John Dowland, “Doctor of Music”, was buried at St Anne, Blackfriars, on 20th February, 1626.

While in the Service of Christian IV, Dowland made several journeys to England in order to fetch musicians and instruments for the Danish court, but also to attend to his own interest in the country where, more than ever, he yearned for recognition. He was thus able to have this third book of Ayres – dedicated to his “honourable friend John Souch, Esquire” – published in the spring of 1603. Between 1603 and July 1604, taking advantage of the holiday granted him by the king of Denmark, he put the finishing touches to an important collection of instrumental ensemble pieces which was issued shortly after by John Windet under the title: Lachrimæ, or seven Teares figured in seven passionate pauans, with diuers other Pauans, gaillards, and Almands, set forth for the Lute, Viols or Violins, in fiue partes: By John Dowland Bacheler of Musicke, and Lutenist to the most Royall and Magnificent, Christian the fourth, King of Denmark…

As shown by its heading, the collection was in the same vein as numerous contemporary cycles – both poetic and musical – of religious inspiration; their elegiac and meditative character was to spread to all secular artistic expression. How could we not think of Lassus’ Lagrime di San Pietro (1594) or, in England, of William Hunnis’ Seven sobs of a Sorrowfull Soul for Sine (ca.1581) and of John Coprario’s seven Funeral Teares (1606)? And how could we not relate Dowland’s work to his distress after Elizabeth’s death in March 1603? The tears he then shed over his vanished hopes became mingled with other tears heralding fresh hopes, for they were to touch the heart of their dedicatee, the Princess Anne, sister to his royal patron and wife to James I of England.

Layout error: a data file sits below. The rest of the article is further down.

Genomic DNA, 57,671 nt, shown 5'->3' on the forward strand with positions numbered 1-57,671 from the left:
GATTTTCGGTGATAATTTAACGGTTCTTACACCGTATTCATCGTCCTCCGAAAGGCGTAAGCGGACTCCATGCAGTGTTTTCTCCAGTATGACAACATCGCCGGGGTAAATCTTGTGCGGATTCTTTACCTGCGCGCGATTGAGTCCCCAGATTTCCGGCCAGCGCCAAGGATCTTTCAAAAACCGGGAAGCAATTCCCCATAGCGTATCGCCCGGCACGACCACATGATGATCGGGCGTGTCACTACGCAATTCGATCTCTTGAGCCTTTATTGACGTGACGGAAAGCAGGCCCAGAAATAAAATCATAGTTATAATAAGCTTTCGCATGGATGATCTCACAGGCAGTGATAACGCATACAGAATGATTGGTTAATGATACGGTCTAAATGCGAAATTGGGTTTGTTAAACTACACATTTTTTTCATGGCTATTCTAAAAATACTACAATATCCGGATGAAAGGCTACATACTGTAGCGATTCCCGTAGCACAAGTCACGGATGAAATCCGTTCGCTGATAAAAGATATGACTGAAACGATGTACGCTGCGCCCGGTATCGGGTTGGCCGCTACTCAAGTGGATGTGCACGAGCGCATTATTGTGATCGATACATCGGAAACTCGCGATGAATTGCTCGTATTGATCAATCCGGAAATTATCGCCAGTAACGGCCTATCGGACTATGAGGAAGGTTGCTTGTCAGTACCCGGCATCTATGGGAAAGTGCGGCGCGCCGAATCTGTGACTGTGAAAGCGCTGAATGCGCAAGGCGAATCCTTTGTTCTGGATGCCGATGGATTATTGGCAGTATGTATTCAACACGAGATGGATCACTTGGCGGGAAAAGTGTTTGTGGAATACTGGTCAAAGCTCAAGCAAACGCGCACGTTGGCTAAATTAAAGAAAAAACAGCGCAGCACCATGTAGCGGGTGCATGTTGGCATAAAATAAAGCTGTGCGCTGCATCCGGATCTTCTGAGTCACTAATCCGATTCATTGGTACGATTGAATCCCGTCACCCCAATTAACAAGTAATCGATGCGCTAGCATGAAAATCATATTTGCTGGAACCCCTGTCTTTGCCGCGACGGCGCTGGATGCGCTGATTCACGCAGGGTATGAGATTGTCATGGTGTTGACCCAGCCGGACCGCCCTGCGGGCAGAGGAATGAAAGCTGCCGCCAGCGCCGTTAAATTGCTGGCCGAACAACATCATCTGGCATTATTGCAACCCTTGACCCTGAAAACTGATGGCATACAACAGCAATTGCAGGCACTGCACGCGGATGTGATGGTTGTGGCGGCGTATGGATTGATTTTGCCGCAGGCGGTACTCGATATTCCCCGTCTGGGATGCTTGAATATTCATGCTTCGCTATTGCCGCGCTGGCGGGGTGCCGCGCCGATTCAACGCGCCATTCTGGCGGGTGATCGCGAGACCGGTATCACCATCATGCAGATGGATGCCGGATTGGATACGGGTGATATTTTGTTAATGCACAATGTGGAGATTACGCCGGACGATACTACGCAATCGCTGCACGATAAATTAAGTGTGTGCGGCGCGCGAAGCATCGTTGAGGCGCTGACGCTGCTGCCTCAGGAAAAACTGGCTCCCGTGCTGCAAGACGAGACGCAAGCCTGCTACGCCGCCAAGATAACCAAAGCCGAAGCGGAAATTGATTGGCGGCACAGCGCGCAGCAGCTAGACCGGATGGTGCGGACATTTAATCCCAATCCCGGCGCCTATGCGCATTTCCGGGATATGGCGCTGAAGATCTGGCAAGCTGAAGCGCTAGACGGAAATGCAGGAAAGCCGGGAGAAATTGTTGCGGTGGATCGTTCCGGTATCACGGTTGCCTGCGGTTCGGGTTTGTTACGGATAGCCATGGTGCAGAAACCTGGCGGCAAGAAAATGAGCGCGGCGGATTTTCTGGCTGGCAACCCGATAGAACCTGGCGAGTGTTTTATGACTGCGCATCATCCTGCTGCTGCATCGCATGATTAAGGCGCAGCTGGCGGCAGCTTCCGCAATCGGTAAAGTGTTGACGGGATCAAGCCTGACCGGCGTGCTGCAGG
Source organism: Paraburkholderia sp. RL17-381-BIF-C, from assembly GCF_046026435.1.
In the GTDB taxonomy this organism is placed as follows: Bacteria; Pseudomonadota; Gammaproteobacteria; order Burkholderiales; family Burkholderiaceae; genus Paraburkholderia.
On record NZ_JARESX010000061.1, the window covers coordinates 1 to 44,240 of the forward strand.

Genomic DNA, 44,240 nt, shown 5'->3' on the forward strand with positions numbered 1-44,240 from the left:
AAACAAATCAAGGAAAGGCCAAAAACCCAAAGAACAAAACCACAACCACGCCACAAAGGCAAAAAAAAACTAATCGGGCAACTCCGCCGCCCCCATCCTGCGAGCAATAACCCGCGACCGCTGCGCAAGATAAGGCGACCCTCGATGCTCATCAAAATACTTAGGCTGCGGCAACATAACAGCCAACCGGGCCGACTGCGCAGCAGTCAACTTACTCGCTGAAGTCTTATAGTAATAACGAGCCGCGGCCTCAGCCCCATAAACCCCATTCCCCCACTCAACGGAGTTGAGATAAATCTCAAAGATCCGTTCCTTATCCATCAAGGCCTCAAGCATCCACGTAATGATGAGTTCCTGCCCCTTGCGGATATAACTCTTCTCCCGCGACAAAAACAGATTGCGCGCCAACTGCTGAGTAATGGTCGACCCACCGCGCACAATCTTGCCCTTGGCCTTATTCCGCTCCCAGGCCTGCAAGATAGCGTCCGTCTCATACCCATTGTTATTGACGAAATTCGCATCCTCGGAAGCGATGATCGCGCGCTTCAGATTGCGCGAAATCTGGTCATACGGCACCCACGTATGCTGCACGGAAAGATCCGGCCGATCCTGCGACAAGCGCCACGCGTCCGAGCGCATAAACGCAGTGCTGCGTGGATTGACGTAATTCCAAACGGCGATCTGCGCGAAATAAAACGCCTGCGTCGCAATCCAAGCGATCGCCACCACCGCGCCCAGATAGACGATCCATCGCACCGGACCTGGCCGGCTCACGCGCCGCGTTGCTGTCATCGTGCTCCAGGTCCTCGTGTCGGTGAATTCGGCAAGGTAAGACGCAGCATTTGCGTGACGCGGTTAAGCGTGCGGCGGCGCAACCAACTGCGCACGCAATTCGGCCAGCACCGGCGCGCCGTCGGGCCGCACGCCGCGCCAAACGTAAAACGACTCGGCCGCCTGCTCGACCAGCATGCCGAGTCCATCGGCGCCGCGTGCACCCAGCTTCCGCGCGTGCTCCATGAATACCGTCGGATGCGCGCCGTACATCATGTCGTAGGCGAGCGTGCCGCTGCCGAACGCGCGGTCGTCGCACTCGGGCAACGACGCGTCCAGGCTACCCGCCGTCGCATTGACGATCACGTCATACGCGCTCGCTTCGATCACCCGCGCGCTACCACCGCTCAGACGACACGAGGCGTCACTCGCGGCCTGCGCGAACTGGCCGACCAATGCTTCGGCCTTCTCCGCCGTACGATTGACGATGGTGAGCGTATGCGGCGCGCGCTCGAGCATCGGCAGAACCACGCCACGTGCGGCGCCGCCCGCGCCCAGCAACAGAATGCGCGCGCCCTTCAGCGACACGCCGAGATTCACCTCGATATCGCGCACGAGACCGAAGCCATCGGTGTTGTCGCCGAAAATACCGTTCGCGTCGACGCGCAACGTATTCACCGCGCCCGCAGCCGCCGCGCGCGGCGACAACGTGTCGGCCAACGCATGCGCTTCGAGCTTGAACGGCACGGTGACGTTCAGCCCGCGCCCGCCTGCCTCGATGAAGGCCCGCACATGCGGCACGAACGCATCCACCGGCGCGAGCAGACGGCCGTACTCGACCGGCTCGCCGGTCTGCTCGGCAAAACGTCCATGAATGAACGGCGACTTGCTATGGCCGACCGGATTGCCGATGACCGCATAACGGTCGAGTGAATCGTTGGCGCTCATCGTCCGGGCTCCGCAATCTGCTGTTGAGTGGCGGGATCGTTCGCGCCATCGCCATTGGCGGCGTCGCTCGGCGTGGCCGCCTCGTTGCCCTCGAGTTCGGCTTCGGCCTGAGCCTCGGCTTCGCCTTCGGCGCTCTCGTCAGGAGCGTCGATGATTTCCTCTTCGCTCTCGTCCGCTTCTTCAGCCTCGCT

This collection – the only one that Dowland ever devoted to the instrumental ensemble – consists of twenty-one pieces for whole consort of viols (two trebles, two tenors and one bass) and lute. The latter instrument is not restricted to the continuo: its part, written in tablature, is an ingenious reduction of the viol score with the occasional ornamental figuration highlighting the cadences. Treated in this manner, the lute adds its own particular quality to the smooth and slightly veiled tones of the consort, bringing out the polyphonic lines and establishing a discreet pulse through the closely-woven fabric of this music. As to the violins mentioned in the title-page, they were evidently used to satisfy the taste of the court for these “vigorous and shrill” instruments. The violin was at that time reserved for the bands of professional musicians whose repertoire consisted mainly of dance music. Connoisseurs, however, looked down on the instrument and for a long time remained attached to the consort of viols as the preferred meeting-place for their intellectual requirements and their human affinities.

Most of the material in this book is taken from Dowland’s earlier works for voice and lute or for solo lute, here reworked in five parts so that they really appear as new compositions. Best-known among them is the one that gives its title to the collection, the pavan for lute, Lachrimæ. No other contemporary work came anywhere near its popularity, except Lassus’ chanson Susanne, un jour. It took over the tablature books, passed from instrument to instrument and inspired English and continental composers with forty-odd personal versions or parodies. Dowland himself, after setting to it the text Flow my Tears, incorporated it into his second book of ayres for voice and lute (1600). There have been many hypotheses as to the origin of the pavan’s initial motif, which became, as it were, the musical signature of the composer; none of them, however, is satisfactory. Besides the symbolism of the interval of a fourth (the frailty of human condition, according to the philosophers), it will be noted that the falling succession of two tones and a semitone constituting this motif corresponds to the definition of the tetrachord in ancient Greek theory in which our Bachelor of Music was undoubtedly well versed.